I wiggle and shimmy the wooden box into the opening, and in the end, my son’s ashes fit snuggly inside my olive colored purse. It’s Valentine’s Day, and the 13th angel-versary of his passing. A few week’s ago my parents invited me to lunch with a casual, “and feel free to bring Shawn along” thrown into the conversation. We’ve had many meals in his honor over the years, and each time we chuckle at our little secret as I set him down in the chair next to mine. We know this is one of those things that some wouldn’t understand.
“Why would she keep his ashes and carry them to a restaurant for lunch? That’s morbid!”
But, I have a philosophy I’ve lived by for as many years as he’s been gone. There’s no right or wrong way to grieve the loss of a child. If it brings me comfort, and doesn’t harm me, then it’s a-okay! Shawn’s 11 lb box of ashes has been hiking with me to Seven Falls, spent the night at various family member’s homes, gone on a field trip to a monastery, and secretly sat in a dining chair at countless restaurants for lunch and dinner.
Don’t get me wrong, he doesn’t go everywhere with me. Usually it’s once or twice a year when we’re doing something special in remembrance. In the mean time, he sits in his place of honor in my home, with a statue of the baby Jesus that was a favorite of my mom’s before she passed. I imagine my mom and son spend time together on the other side, joined by my late husband and sister, and the family gathering of spirits behind the veil outnumbers our little luncheon for three here on earth.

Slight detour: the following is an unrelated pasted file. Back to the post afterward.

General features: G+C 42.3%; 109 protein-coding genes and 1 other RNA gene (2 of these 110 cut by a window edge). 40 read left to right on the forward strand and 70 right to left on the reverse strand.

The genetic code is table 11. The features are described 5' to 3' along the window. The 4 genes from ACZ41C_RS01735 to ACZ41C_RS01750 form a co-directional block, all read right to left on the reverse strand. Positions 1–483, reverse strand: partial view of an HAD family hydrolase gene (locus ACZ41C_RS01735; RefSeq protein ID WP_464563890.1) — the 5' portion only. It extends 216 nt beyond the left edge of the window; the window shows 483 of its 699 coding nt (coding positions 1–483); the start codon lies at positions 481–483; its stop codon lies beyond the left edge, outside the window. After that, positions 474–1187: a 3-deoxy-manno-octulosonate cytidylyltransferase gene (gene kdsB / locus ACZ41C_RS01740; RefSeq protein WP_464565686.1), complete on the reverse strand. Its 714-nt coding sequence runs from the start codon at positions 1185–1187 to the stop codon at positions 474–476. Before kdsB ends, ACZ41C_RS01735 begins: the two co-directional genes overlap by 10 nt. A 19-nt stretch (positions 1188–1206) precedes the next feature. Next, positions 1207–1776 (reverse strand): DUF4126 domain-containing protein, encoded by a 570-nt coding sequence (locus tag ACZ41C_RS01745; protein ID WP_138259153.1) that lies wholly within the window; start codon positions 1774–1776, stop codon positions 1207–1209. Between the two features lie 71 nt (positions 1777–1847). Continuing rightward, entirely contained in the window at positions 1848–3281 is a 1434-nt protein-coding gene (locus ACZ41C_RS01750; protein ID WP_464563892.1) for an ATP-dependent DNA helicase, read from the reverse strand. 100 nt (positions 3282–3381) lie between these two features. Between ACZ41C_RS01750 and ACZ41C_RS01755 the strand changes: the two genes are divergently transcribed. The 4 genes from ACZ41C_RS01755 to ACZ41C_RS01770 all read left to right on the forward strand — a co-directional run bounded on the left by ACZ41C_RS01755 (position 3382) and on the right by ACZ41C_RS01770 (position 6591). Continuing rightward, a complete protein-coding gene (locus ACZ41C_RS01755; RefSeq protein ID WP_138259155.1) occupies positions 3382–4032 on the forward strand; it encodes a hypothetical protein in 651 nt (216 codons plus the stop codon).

As I pull into the restaurant parking lot, I notice the flow of silver-haired patrons slowly walking towards the entrance. It’s proving to be a perfect Arizona winter day; an example of why people retire here. The sun is shining and the mountains surrounding the valley look dipped in rich watercolors of wine.
“I’ll park on the other side of the lot and leave the closest spots for people that can’t walk very far. I need the exercise anyway.” I think to myself.
At lunch I order grilled, fresh New Zealand Ora King salmon over a toasted croissant and sautéed spinach. We take our time, enjoying the atmosphere and pampering, until I realize we’ve stayed so long that I’m running late for a happy hour gathering I’m hosting at my home. As I hurry across the parking lot, my brain registers something isn’t right, and I slow down.
“What’s wrong with the side of my SUV? Has that dent always been there? No. No! It’s far too big for me not to notice it before. Oh my gosh, it’s huge! And no one’s here! I’m the victim of a hit and run?!” My thoughts race as I approach my car.
And then I see the little note, flapping in the breeze under my windshield wiper. “I’m very sorry. My phone number is xxx-xxx-xxx.”
I can hear someone calling from the balcony of the restaurant.
“Hello! Ma’am!” He’s waving his arm and directing me over. “Oh, finally! We’ve been waiting for over an hour to see who owned that Landcruiser.”
He explains that they have the car next to mine and saw the accident. He has notes written down that I briefly see as he waves them around and talks about the pictures he took and will send to me. But he’s talking too fast and I struggle to keep up with the flood of information.
“Yep, he hit you so hard it pushed your SUV into our car. We didn’t want to move our car until you came out.”